The road to Germany's reunification
To explore contemporary history at its most vivid, look no further than Saxony and Thuringia, once behind the Iron Curtain and now right in the centre of Europe.
The 1989 Peaceful Revolution as a civil rights movement that eventually led to Germany’s reunification is inextricably linked with the so-called Monday demonstrations that took place in Leipzig. They culminated when 70,000 citizens marched through the city on 9 October 1989, chanting the words “We are the people” that have become part of Germany’s collective memory. But it was not just in big cities such as Leipzig where people peacefully took to the streets to demand change. In Plauen, a small town at the former German-German border known for lacemaking, the inhabitants demonstrated every Saturday until the first free elections in March 1990 and a special memorial, inaugurated in 2010, reminds of this extraordinary moment in history.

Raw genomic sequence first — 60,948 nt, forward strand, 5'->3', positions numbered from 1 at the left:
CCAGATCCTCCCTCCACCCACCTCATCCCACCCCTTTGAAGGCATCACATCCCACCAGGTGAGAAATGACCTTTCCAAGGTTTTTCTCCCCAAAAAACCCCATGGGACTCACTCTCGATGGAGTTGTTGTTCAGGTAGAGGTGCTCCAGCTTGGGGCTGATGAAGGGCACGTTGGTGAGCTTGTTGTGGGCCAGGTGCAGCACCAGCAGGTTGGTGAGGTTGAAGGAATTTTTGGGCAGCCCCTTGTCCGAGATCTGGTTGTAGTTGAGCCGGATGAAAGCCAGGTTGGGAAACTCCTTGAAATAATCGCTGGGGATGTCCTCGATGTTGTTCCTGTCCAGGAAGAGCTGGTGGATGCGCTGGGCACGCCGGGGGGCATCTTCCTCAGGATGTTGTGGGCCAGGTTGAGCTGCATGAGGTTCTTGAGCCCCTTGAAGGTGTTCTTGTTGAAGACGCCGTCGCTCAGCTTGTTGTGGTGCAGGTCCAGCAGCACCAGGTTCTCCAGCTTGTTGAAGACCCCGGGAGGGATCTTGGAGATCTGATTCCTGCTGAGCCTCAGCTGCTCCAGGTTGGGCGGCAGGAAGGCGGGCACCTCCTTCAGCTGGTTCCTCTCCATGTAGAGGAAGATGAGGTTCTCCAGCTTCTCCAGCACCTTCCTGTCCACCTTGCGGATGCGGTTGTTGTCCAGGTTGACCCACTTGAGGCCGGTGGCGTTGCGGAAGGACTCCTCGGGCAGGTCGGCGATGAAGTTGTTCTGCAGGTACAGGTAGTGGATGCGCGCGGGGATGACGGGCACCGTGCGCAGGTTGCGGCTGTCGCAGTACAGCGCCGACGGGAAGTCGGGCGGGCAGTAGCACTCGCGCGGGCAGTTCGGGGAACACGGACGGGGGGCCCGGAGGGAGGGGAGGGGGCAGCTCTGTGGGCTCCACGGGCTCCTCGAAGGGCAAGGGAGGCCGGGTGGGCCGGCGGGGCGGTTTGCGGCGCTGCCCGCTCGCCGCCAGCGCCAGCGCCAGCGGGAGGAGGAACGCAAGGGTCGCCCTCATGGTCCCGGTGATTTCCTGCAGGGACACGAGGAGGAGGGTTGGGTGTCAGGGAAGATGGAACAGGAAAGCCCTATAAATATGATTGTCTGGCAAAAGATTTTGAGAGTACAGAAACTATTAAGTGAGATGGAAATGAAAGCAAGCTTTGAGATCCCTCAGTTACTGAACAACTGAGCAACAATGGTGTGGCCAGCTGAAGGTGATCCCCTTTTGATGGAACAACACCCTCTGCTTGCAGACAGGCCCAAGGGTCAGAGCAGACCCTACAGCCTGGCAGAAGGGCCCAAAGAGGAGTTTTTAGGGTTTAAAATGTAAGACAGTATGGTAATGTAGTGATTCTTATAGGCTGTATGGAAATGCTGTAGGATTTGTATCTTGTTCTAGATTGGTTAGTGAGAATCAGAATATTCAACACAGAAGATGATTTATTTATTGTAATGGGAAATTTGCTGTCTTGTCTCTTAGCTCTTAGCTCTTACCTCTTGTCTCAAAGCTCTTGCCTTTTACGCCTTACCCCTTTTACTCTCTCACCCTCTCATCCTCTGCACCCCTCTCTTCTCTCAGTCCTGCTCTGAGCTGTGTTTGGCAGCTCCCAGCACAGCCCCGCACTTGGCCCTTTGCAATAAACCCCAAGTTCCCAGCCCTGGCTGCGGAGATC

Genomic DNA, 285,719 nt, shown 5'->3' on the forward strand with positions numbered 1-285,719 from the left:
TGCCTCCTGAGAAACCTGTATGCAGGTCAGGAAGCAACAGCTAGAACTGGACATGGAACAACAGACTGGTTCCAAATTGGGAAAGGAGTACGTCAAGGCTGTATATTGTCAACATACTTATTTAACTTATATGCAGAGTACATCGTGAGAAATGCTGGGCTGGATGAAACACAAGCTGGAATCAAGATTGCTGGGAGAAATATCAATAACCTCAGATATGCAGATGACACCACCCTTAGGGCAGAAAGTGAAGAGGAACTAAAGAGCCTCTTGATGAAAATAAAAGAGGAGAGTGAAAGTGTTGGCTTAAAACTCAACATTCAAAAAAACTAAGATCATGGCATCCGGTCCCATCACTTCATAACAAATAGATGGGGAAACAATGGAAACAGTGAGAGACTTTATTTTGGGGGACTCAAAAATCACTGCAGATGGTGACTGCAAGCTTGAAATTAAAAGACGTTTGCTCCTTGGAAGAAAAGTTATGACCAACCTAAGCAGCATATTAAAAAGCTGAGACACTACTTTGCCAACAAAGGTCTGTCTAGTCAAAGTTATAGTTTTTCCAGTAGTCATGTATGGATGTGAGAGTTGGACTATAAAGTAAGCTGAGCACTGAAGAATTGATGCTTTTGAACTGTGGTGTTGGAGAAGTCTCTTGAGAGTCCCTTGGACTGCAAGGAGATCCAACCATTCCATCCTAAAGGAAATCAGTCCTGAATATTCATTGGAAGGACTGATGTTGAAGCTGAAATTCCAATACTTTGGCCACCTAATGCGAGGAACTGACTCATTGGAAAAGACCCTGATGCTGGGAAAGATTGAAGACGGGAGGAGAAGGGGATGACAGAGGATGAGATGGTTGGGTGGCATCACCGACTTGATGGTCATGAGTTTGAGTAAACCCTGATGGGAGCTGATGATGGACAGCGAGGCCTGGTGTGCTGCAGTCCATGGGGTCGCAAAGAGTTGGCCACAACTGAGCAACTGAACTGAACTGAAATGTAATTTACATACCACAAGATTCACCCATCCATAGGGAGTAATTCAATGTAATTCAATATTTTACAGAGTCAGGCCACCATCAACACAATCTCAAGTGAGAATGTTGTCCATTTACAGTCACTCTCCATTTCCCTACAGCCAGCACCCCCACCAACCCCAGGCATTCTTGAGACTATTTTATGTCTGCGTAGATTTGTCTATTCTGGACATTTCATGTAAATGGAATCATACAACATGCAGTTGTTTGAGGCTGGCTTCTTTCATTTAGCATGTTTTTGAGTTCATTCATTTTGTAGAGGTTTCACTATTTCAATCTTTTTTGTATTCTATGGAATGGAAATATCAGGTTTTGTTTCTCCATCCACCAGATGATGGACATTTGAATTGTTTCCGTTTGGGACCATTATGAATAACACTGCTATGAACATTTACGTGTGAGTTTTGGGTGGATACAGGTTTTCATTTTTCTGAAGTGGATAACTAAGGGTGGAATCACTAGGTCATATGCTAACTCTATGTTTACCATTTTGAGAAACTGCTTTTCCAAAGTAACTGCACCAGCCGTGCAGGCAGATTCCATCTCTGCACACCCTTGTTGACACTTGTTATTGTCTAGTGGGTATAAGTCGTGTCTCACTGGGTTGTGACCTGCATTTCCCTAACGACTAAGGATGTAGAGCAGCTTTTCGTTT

Reminders of another time
Various sights and events in Saxony and Thuringia remind of the GDR time and Peaceful Revolution: Leipzig celebrates the “Festival of Lights” each year on 9 October while the “Runde Ecke” museum and memorial site in the former Leipzig headquarters of the East German secret police (Stasi) chillingly documents the Stasi’s structure and methods in a thought-provoking permanent exhibition. No less poignant is the “Andreasstrasse Memorial” in Erfurt where the Stasi operated a detention centre for political prisoners from 1952 to 1989 and visitors can see the prison cells and tour a multimedia exhibition. At the former border that divided East and West Germany, the Point Alpha Memorial in Geisa showcases what life was like in the border zone, including original watch towers.